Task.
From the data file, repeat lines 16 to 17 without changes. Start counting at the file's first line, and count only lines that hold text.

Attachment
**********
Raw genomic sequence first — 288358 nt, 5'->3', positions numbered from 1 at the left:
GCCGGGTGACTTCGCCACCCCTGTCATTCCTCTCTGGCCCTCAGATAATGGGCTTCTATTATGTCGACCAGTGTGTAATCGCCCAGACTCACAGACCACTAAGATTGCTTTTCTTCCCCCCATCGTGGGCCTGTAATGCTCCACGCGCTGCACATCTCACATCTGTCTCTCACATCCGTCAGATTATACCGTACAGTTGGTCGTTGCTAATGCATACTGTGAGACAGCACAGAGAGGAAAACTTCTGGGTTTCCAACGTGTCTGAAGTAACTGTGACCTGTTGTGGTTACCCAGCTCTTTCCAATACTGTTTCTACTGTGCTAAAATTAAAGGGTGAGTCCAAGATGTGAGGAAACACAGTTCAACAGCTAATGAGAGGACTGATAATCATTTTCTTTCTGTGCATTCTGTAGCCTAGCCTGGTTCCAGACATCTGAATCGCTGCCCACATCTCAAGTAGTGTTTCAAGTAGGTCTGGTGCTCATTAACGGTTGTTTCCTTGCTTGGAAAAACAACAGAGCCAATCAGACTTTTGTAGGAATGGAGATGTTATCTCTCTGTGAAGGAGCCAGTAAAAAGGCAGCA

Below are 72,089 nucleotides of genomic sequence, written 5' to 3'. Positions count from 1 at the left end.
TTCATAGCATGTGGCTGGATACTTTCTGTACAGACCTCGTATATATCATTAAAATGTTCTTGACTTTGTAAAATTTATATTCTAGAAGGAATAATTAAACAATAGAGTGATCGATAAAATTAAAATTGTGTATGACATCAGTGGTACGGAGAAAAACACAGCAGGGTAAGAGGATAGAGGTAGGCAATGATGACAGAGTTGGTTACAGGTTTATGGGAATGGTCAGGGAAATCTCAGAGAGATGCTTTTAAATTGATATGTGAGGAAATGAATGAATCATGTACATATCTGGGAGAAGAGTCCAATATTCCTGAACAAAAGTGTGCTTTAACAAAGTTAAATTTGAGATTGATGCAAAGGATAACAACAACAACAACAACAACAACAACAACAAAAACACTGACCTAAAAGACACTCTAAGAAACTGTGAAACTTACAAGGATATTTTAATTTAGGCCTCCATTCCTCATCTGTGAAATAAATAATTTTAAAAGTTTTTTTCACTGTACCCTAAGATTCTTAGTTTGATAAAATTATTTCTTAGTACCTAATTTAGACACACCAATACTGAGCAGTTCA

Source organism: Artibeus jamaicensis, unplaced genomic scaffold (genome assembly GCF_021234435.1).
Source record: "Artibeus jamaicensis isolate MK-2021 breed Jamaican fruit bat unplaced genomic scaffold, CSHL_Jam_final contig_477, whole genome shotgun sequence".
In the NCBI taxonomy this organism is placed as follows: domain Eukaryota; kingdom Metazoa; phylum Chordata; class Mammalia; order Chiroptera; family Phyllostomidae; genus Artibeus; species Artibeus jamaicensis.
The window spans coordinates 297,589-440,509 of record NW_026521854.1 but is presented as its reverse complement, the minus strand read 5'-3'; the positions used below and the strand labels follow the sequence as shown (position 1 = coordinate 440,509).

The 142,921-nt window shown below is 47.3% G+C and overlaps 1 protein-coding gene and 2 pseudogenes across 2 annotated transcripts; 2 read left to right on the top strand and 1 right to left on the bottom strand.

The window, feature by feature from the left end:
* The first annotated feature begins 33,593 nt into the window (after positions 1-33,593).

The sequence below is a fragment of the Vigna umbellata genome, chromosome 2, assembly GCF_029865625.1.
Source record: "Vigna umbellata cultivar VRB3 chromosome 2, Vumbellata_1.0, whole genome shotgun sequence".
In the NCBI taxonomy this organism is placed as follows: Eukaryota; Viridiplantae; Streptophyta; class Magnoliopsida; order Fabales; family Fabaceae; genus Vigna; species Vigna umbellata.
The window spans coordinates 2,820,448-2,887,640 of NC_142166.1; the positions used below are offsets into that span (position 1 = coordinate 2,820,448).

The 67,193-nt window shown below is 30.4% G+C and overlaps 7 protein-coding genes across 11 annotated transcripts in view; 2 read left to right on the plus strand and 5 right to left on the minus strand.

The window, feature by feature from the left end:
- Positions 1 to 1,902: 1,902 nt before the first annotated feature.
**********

The 67,193-nt window shown below is 30.4% G+C and overlaps 7 protein-coding genes across 11 annotated transcripts in view; 2 read left to right on the plus strand and 5 right to left on the minus strand.

The window, feature by feature from the left end: